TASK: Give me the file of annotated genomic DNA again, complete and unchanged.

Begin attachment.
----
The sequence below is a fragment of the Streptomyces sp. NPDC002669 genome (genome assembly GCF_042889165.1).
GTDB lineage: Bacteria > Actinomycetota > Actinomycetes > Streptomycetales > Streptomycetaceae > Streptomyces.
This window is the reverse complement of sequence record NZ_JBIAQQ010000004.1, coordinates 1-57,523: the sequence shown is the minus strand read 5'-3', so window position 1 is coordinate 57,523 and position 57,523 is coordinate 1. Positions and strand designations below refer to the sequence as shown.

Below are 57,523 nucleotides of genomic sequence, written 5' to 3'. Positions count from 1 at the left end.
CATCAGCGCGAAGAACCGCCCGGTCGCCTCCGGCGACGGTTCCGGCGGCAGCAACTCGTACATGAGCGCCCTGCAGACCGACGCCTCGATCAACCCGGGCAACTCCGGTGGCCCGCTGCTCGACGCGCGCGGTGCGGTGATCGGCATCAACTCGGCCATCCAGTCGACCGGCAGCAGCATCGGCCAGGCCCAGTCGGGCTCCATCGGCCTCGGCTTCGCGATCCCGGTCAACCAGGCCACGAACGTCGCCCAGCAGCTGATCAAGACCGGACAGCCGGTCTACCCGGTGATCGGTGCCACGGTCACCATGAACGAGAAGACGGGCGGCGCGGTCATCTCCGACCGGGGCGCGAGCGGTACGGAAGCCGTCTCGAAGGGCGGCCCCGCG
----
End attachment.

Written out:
The sequence below is a fragment of the Streptomyces sp. NPDC002669 genome (genome assembly GCF_042889165.1).
GTDB lineage: Bacteria > Actinomycetota > Actinomycetes > Streptomycetales > Streptomycetaceae > Streptomyces.
This window is the reverse complement of sequence record NZ_JBIAQQ010000004.1, coordinates 1-57,523: the sequence shown is the minus strand read 5'-3', so window position 1 is coordinate 57,523 and position 57,523 is coordinate 1. Positions and strand designations below refer to the sequence as shown.

Below are 57,523 nucleotides of genomic sequence, written 5' to 3'. Positions count from 1 at the left end.
CATCAGCGCGAAGAACCGCCCGGTCGCCTCCGGCGACGGTTCCGGCGGCAGCAACTCGTACATGAGCGCCCTGCAGACCGACGCCTCGATCAACCCGGGCAACTCCGGTGGCCCGCTGCTCGACGCGCGCGGTGCGGTGATCGGCATCAACTCGGCCATCCAGTCGACCGGCAGCAGCATCGGCCAGGCCCAGTCGGGCTCCATCGGCCTCGGCTTCGCGATCCCGGTCAACCAGGCCACGAACGTCGCCCAGCAGCTGATCAAGACCGGACAGCCGGTCTACCCGGTGATCGGTGCCACGGTCACCATGAACGAGAAGACGGGCGGCGCGGTCATCTCCGACCGGGGCGCGAGCGGTACGGAAGCCGTCTCGAAGGGCGGCCCCGCG